Resolving Parenting Disputes: Different Forums, Different Results
Litigation: In the Ontario family courts provide a stepped process which is neither cost nor time effective. Mediation programs offer litigating parents an attempt to find common ground before a judge determines the parenting arrangement for them. Some mediation programs are geared to income making them accessible to all parents.
Other tools available to the judge may be to order the involvement of
a) a formal private assessor to study the children’s circumstances; or
b) the Office of the Children’s Lawyer to
i) investigate and report on the children’s situation first to the parents and to offer them an opportunity to agree with the investigator’s recommendations; or
ii) to act as a litigation guardian for the minor children.
Each parent may act in person or retain a family law lawyers to represent their interests.
If the child’s situation is dire, the local Children’s Aid Society may become involved.
A series of temporary orders may be granted gradually incorporating more and longer parenting times or reversing an earlier decision depending on the child’s best interests. The only way to adjust the parenting arrangement for a developing child is to return to court either to contest an ineffective parenting order or to consent to changes as needed.
There are no juries in family law litigation trials.
Traditional Negotiation: Each parent retains his or her own lawyer. A parent’s preliminary thoughts for a parenting plan capturing the best interests of the children may be offered to the other parent through counsel as a starting point for discussions. Negotiations by correspondence or through four way meetings will bring focus and clarity to the plan. The safety, predictability of care, and security of the children will be paramount. Once the decision making provisions and parenting schedules are agreed, they will become a part of the comprehensive separation agreement prepared by one lawyer for approval by the other. Each lawyer will separately provide independent legal advice to her client before a client’s signs the document.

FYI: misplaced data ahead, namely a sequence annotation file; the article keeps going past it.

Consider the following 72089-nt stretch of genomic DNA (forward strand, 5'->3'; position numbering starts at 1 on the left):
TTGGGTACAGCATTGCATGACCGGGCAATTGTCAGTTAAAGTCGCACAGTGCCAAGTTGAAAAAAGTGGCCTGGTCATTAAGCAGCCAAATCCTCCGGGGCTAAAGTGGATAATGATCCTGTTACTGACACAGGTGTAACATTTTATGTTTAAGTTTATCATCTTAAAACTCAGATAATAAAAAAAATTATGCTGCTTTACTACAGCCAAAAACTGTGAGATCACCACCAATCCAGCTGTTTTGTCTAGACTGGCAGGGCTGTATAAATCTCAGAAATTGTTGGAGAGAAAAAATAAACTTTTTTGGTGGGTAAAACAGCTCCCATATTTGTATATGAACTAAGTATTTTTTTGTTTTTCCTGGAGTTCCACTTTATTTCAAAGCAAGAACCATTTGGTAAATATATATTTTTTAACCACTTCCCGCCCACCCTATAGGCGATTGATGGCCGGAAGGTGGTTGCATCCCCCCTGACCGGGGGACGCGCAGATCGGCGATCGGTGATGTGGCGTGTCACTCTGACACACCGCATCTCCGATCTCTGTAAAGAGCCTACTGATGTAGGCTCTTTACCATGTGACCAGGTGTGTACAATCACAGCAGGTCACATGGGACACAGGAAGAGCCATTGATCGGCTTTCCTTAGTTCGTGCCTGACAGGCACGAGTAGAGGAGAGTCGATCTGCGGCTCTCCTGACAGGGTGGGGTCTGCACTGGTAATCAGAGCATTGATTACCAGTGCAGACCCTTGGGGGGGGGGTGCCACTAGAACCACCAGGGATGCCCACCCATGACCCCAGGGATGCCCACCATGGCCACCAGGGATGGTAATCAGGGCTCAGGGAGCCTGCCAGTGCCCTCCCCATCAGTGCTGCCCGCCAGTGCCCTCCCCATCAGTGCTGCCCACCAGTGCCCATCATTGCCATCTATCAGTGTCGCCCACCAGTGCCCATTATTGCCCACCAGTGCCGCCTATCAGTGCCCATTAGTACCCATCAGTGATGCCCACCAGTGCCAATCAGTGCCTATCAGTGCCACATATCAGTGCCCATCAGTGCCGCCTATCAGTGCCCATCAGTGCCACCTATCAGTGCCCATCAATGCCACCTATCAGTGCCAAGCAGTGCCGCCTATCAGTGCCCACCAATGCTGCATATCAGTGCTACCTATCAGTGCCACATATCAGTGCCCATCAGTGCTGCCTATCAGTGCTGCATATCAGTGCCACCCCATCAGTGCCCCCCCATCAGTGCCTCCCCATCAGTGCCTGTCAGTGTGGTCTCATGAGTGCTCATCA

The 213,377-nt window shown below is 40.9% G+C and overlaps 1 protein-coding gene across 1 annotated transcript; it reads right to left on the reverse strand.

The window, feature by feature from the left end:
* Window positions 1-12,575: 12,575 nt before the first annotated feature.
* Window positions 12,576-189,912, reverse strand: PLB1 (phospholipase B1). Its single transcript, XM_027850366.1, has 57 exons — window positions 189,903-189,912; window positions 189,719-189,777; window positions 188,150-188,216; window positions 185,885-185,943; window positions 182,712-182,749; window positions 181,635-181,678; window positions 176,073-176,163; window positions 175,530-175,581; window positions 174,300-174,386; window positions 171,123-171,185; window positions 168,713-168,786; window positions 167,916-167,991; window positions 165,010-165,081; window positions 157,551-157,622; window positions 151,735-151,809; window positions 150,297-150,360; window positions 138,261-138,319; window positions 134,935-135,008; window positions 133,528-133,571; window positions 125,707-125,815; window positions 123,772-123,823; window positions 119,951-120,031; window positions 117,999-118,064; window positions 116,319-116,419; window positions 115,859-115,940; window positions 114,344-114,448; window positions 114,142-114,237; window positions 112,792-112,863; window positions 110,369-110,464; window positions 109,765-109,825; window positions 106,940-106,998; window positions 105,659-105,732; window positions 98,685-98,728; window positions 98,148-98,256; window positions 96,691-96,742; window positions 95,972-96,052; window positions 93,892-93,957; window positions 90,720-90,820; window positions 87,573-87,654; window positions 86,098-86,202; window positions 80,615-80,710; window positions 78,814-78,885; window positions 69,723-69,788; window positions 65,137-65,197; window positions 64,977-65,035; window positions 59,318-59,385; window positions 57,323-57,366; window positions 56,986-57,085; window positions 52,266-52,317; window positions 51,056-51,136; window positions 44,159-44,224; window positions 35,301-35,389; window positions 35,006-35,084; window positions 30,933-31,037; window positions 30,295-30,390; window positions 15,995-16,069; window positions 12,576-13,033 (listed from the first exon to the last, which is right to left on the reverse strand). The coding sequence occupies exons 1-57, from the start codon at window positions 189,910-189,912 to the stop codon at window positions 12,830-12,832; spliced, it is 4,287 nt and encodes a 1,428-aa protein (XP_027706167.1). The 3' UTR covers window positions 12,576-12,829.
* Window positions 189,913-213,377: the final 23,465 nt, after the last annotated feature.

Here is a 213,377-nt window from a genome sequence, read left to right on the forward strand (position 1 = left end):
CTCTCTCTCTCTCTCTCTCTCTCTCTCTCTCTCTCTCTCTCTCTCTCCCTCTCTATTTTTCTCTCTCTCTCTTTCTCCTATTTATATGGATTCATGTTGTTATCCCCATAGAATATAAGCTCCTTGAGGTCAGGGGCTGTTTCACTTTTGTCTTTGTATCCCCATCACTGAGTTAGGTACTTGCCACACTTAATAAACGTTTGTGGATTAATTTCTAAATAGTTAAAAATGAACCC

Collaborative Approach: This advanced negotiation process invites parents who are able to work together to develop a custom plan for their family. They like the transparency of the process knowing that it caters to the needs of the children through the involvement of a neutral family professional. The professional’s fees are shared by the parents who work together considering different ideas to develop a tailor-made developmentally responsive plan. In the event of any disputes which may develop in the future, the parents may include using the parenting professional to assist them to resolve any issues. A separation agreement will be prepared by the lawyers for approval and execution by the parents.
Meditation: In this process, the neutral facilitator screens each parent separately to ensure that the process will be of benefit to them. The parents may work together in the same room or may be separated into different rooms with the mediator shuffling between the rooms. Each facet of a parenting plan from scheduling regular routine activities to educational matters to vacationing overseas with one parent will be methodically considered. The mediator will prepare a Memorandum of Understanding which when approved by the parents will be included as part of a separation agreement integrated with other provisions such as child support and property division.